Washington produced a record crop of 188,000 tons of wine grapes in 2012 according to numbers released today by the USDA. This represents a 32% increase from the previous year. The prior record was 160,000 tons in 2010.

Red grape production – specifically Merlot and Cabernet Sauvignon – accounted for much of the increase from 2011. However, the overall increase in production compared to the 2010 vintage for these grapes was relatively modest at 4,000 tons for Cabernet Sauvignon and 6,000 tons for Merlot.

Grape production in 2011 was significantly decreased by a freeze that occurred in late 2010 that adversely affected a number of growing areas in the state, most significantly parts of the Horse Heaven Hills. As a result, red grape production decreased dramatically in 2011.

Overall, production numbers in 2012 were almost evenly split between red and white grapes with red grapes just edging out whites for the first time (94,500 vs 93,500 tons), a sign of an increasing focus on premium red wines in the state. Chardonnay remained Washington’s most-produced grape at 36,900 tons followed by Riesling at 36,700 tons. Cabernet Sauvignon was the state’s most produced red grape and third overall at 35,900 tons. With recent increases in plantings, it certainly seems possible that Cabernet production may overtake Chardonnay in the (very) near future.

In other news, Petit Verdot was the state’s most expensive grape on average at $1,585 per ton followed by Grenache at $1,555. The average price per ton increased for most grapes, with Sangiovese one of the rare exceptions ($1,350 per ton in 2011 down to $1,222 per ton in 2012). The USDA also included a breakout for Mourvèdre (800 tons, $1,428 per ton) for the first time, a sign on the ascendancy of Rhone varieties in Washington.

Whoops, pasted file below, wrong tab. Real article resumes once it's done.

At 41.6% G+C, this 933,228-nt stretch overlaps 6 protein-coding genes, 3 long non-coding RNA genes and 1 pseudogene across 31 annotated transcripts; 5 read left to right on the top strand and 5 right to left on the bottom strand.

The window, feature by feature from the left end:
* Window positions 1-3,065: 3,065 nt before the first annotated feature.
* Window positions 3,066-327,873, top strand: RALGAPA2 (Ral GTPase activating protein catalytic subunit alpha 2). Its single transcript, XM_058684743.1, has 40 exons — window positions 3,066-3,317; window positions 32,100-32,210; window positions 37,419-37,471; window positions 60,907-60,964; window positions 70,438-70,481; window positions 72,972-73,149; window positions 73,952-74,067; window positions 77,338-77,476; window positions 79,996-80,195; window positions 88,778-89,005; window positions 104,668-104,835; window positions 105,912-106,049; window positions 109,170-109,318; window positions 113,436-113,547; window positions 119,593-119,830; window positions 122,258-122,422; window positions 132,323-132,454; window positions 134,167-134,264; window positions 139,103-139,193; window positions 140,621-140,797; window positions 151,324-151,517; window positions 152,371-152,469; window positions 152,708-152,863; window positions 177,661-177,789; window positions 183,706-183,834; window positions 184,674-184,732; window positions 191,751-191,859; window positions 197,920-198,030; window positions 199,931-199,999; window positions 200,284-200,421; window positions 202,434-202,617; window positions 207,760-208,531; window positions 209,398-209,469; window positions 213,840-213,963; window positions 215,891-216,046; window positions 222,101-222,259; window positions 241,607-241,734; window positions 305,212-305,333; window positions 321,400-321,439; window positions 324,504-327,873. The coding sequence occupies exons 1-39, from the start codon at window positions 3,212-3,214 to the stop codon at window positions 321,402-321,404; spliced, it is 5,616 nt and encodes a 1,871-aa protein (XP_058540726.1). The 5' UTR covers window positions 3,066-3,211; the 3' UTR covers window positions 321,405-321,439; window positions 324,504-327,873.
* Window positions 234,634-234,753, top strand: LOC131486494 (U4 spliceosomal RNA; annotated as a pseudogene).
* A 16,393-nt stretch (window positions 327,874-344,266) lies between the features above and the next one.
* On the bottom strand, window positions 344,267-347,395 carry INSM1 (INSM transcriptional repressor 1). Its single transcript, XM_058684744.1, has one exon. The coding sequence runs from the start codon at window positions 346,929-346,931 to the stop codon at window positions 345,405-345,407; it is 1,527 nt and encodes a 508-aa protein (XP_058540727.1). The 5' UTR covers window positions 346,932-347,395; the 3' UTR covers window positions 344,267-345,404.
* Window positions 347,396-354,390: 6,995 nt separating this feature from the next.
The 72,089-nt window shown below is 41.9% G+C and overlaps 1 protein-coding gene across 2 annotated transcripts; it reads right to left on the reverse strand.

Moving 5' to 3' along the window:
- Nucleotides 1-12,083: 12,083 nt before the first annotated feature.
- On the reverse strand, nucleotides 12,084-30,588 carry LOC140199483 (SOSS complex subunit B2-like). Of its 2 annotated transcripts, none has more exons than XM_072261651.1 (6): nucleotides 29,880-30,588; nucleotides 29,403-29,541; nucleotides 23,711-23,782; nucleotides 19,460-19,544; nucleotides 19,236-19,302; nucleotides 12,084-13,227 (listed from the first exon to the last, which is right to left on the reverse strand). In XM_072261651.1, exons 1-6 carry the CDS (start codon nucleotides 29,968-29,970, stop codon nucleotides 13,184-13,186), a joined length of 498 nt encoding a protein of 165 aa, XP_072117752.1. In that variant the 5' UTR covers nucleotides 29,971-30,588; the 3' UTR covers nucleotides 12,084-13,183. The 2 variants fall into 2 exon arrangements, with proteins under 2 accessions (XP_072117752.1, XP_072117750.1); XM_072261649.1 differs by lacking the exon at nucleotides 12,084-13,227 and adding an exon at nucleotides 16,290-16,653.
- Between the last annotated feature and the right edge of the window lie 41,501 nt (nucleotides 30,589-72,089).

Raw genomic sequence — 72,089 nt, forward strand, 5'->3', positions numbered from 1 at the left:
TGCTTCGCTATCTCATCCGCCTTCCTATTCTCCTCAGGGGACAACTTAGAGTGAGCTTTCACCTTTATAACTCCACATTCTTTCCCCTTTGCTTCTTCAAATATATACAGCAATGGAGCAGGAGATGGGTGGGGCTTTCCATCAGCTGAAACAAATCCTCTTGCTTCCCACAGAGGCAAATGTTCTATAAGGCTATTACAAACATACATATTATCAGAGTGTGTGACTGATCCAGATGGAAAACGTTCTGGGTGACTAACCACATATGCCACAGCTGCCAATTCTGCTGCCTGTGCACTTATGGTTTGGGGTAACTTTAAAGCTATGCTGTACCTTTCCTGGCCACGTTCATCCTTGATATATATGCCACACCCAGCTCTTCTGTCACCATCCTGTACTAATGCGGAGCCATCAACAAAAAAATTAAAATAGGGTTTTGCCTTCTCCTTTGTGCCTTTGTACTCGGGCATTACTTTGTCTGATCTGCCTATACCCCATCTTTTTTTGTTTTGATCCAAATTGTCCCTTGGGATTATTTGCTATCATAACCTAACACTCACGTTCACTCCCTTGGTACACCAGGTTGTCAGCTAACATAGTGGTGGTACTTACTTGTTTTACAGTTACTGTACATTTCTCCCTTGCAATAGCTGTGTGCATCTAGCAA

Steve Warner, president of the Washington Wine Commission, said, “Winemakers and growers are overjoyed with what has turned out to be a banner harvest in 2012 for Washington State. However, an even more important story of the vintage in the years to come will be the exceptional quality of the fruit picked during harvest. With continued interest and enthusiasm for Washington State wines at an all-time high, based on outstanding recent vintages, we couldn’t be better poised for the 2012 vintage to add to our growing reputation for premium wines with superior quality.”

While the record-breaking numbers are a sign of the continued growth of the state’s industry, don’t look for this new production record to last long. Given the sharp increase in plantings across the state, if all grows well, it might not last more than a year.

See the complete release from the USDA here.